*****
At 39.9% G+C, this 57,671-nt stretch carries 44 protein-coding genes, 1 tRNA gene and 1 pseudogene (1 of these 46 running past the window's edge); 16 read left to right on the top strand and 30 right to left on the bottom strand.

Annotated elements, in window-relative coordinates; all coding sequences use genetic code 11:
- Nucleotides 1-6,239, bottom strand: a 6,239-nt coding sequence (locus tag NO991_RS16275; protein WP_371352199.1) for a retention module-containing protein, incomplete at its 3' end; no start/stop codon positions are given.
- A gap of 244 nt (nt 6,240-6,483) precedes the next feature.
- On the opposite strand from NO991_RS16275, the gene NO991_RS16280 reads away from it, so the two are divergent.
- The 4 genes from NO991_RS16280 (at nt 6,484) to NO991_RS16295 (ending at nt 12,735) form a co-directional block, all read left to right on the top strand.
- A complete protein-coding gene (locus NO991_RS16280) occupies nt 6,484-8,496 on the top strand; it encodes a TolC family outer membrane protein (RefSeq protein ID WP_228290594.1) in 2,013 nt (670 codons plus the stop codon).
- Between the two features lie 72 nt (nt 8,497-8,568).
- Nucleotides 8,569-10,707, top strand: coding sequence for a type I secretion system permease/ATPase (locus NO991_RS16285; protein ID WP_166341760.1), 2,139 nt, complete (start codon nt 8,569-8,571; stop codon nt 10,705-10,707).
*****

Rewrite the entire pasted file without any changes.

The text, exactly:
At 39.9% G+C, this 57,671-nt stretch carries 44 protein-coding genes, 1 tRNA gene and 1 pseudogene (1 of these 46 running past the window's edge); 16 read left to right on the top strand and 30 right to left on the bottom strand.

Annotated elements, in window-relative coordinates; all coding sequences use genetic code 11:
- Nucleotides 1-6,239, bottom strand: a 6,239-nt coding sequence (locus tag NO991_RS16275; protein WP_371352199.1) for a retention module-containing protein, incomplete at its 3' end; no start/stop codon positions are given.
- A gap of 244 nt (nt 6,240-6,483) precedes the next feature.
- On the opposite strand from NO991_RS16275, the gene NO991_RS16280 reads away from it, so the two are divergent.
- The 4 genes from NO991_RS16280 (at nt 6,484) to NO991_RS16295 (ending at nt 12,735) form a co-directional block, all read left to right on the top strand.
- A complete protein-coding gene (locus NO991_RS16280) occupies nt 6,484-8,496 on the top strand; it encodes a TolC family outer membrane protein (RefSeq protein ID WP_228290594.1) in 2,013 nt (670 codons plus the stop codon).
- Between the two features lie 72 nt (nt 8,497-8,568).
- Nucleotides 8,569-10,707, top strand: coding sequence for a type I secretion system permease/ATPase (locus NO991_RS16285; protein ID WP_166341760.1), 2,139 nt, complete (start codon nt 8,569-8,571; stop codon nt 10,705-10,707).